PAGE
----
Assume the above situation- you have worked hard to develop a product, sunk a lot of time and a reasonable amount of money into development, and you are ready to go ahead with manufacturing. Your plan is to set the world on it's ear with your revolutionary design and retire off the residuals and continual sales that pour in year after year.
If that's your plan, congratulations, you have wasted your time and money and you should probably start shopping for a nice refrigerator box to live in, because here's how it plays out in the modern world.
You aren't an idiot, so you patent your idea before you start production. Even if you aren't ready to produce it right away, you need to get your patent in before someone else thinks up the same thing- after all, patent protection kept Poloroid in business and virtually competition free for 50 years, right?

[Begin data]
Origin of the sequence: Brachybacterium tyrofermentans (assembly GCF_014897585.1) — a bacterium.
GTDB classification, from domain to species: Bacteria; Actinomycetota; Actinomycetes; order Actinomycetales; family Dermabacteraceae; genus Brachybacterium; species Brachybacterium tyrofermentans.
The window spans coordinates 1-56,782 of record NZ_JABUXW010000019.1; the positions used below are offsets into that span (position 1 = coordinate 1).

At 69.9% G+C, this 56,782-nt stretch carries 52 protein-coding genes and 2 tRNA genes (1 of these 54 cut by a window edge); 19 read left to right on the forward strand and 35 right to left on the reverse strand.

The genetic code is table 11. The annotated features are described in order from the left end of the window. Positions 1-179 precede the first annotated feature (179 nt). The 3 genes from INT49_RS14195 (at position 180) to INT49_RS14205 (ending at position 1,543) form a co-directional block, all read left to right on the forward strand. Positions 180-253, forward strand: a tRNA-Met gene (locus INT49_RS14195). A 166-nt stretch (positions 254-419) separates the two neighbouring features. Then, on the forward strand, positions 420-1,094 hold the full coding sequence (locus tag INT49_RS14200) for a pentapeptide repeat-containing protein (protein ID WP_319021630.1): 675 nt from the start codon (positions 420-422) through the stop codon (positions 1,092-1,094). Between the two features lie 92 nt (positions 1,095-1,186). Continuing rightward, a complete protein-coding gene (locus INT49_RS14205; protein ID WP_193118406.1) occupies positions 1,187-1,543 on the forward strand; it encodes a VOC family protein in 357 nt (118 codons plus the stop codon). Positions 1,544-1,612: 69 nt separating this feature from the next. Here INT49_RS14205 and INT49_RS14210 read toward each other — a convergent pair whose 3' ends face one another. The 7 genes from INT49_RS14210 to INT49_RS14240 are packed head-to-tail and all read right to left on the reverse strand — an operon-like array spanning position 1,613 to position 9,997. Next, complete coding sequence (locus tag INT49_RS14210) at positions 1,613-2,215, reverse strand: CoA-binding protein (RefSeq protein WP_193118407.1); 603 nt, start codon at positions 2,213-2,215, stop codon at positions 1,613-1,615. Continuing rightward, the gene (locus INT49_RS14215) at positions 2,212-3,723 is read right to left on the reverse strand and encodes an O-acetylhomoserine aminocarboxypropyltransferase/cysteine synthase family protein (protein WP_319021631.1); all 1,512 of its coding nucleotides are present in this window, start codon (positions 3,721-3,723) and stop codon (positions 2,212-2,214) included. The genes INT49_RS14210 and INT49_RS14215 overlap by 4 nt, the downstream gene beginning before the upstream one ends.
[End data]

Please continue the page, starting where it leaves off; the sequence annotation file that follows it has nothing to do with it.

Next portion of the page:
While waiting for patent lawyers to do their research you start looking into manufacturing your design and possibly a bit of refinement while you are at it. You make sure to get confidentiality agreements from various manufacturers before you send them your design, because again, you aren't stupid, and you need to protect your intellectual property.
You even find a decent manufacturer at a decent price, and start to have an initial run of products done- we've all seen an item stamped “PATENT PENDING” and that is usually put on a product that is produced before the item is actually issued a patent, so as not to waste time. No one will steal your idea if they figure the impending patent will keep them from actually using it.
Finally you start distribution, and for many folks that is their own website, Etsy or eBay, all of which are viable places to get a new business off the ground. And then you find out your beloved project is already for sale at a fraction of what you were going to charge for it.